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INNOVATION IN COMPUTATIONAL STRUCTURES TECHNOLOGY
Edited by: B.H.V. Topping, G. Montero, R. Montenegro
A Combined Topological, Geometric, Statical and Stiffness Method to Compute the Stability of Pin-Jointed Structural Assemblies
H. Deng* and A.S.K. Kwan+
*Department of Civil Engineering, Zhe Jiang University, Hang Zhou, P.R. China
H. Deng, A.S.K. Kwan, "A Combined Topological, Geometric, Statical and Stiffness Method to Compute the Stability of Pin-Jointed Structural Assemblies", in B.H.V. Topping, G. Montero, R. Montenegro, (Editors), "Innovation in Computational Structures Technology", Saxe-Coburg Publications, Stirlingshire, UK, Chapter 22, pp 475-499, 2006. doi:10.4203/csets.14.22
Keywords: structural stability, static-kinematic analysis, geometrical stability, pre-stressed mechanism, infinitesimal mechanism.
Structural stability is the capability of a system to maintain its current equilibrium state. The stability of pin-jointed assemblies (including those with infinitesimal mechanisms) is dependent on a number of different factors, and has traditionally been studied with the focus on only one, or a limited number, of these factors. We maintain that structural stability is dependent on factors including topology, geometry, statics and member stiffness, and consequently, we cannot fully examine structural stability and leave out any one of these aspects. This paper broadens conventional concepts of structural stability by combining all the contributing factors together using the energy criterion and geometric nonlinearity theory, and further explains some non-generic stability phenomena of pin-jointed bar assemblies in a unified and coherent way. A classification for stability conditions is thus presented using analysis of the components of the tangential stiffness matrix.
The energy criterion for structural stability and the properties of a stiffness matrix are briefly examined with view to introduce a new analytical expression in vectorial mathematics of the tangential stiffness matrix of pin-jointed bar assembly. Special attention is given to the geometric stiffness matrix, to enable consideration of the geometric nonlinearity, and also the stiffening effect from internal force. The information on mechanisms and self-stress found in the compatibility matrix is also briefly summed up.
The different factors that affect structural stability are discussed by examining the properties of the constituents of the tangential stiffness matrix under different conditions, and a unified classification for stability conditions of pin-jointed bar assembly is thereby presented. Structural stability is then examined for structures without internal force, mechanisms and infinitesimal mechanisms. The static-kinematic analysis of pin-jointed bar assemblies is re-investigated from the viewpoint of structural stability. Necessary and sufficient conditions of "Maxwell's rule" for stability of a pin-jointed assembly, as well as the criterion based on rank analysis of equilibrium matrix, are provided. The effect of member stiffness on intrinsic stability (that is, structural stability independent of internal forces) is also considered, and a technique for determining "necessary bars" (bars necessary for stability) is presented with proof.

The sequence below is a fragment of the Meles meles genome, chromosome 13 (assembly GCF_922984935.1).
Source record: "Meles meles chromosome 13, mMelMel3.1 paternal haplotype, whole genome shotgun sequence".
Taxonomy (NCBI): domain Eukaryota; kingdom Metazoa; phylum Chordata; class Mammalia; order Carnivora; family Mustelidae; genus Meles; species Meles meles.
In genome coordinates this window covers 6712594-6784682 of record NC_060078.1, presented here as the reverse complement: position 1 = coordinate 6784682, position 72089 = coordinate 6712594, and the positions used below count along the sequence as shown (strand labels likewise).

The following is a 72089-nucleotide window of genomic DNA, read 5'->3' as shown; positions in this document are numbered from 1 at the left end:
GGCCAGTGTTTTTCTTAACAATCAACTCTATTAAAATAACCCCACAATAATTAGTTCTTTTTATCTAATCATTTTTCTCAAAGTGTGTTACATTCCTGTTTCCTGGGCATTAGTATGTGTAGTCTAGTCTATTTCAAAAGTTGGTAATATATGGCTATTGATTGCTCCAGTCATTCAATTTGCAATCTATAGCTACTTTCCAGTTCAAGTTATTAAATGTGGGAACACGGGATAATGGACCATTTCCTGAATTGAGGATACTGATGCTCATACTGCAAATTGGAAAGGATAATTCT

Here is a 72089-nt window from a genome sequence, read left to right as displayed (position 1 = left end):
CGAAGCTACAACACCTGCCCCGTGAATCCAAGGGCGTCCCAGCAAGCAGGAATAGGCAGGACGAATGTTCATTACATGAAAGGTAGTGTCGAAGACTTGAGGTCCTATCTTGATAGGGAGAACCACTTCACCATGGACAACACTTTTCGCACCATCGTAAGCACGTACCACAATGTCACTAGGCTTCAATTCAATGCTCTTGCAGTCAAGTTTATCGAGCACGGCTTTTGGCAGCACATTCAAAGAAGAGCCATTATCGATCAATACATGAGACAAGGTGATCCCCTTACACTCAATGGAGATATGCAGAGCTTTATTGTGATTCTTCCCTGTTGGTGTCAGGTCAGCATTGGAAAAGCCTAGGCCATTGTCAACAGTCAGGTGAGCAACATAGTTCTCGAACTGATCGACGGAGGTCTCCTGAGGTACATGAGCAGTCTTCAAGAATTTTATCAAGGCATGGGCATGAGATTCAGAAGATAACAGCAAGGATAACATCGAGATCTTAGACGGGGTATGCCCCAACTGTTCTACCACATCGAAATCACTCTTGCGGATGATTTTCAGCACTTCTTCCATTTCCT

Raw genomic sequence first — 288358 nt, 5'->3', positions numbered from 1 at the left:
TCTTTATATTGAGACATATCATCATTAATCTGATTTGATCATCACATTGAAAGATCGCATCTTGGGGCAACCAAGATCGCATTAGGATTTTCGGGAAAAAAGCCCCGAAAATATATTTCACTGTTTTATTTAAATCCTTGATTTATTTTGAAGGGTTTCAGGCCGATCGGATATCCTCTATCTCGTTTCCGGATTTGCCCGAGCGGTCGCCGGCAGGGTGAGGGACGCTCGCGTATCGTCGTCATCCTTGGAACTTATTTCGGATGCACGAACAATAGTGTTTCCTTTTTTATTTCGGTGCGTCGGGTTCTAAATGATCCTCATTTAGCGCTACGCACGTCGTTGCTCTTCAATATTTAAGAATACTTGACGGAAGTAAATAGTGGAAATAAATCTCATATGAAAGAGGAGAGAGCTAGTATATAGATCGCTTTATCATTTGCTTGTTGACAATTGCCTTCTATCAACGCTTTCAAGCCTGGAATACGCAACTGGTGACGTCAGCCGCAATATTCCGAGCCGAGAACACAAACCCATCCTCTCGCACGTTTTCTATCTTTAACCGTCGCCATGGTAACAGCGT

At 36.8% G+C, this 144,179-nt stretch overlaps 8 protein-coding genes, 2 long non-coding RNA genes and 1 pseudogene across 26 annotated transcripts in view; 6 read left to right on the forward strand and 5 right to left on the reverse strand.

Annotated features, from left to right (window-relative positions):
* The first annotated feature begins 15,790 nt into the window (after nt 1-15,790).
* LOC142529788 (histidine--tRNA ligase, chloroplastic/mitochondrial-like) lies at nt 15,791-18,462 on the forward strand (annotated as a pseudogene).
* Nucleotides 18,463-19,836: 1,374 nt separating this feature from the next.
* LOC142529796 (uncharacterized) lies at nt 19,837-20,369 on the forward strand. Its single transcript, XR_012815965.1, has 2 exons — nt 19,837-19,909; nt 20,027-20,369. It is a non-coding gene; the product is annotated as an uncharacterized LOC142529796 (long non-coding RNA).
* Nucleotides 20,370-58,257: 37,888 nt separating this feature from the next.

The stability of mechanisms stiffened by self-stress or external loading is also examined. Such mechanisms and those of tensegrities have been investigated in the literature, and a stability determination criterion based on physical explanations for these systems was developed by Calladine and Pellegrino [1,2]. This paper provides the theoretical proof for Calladine and Pellegrino's criterion, and further irregularities are also demonstrated. Mechanisms stiffened by loads are also discussed, and a determination criterion for such systems similar to that for prestressed mechanisms is also presented.
Although infinitesimal mechanisms, and especially their order, are still a matter of debate in the literature, we show that the approach in this paper has a contribution to make on this topic. We show that it is necessary to carry out analysis of high-order variations of potential energy to properly show the characteristics of these kinds of assemblies.
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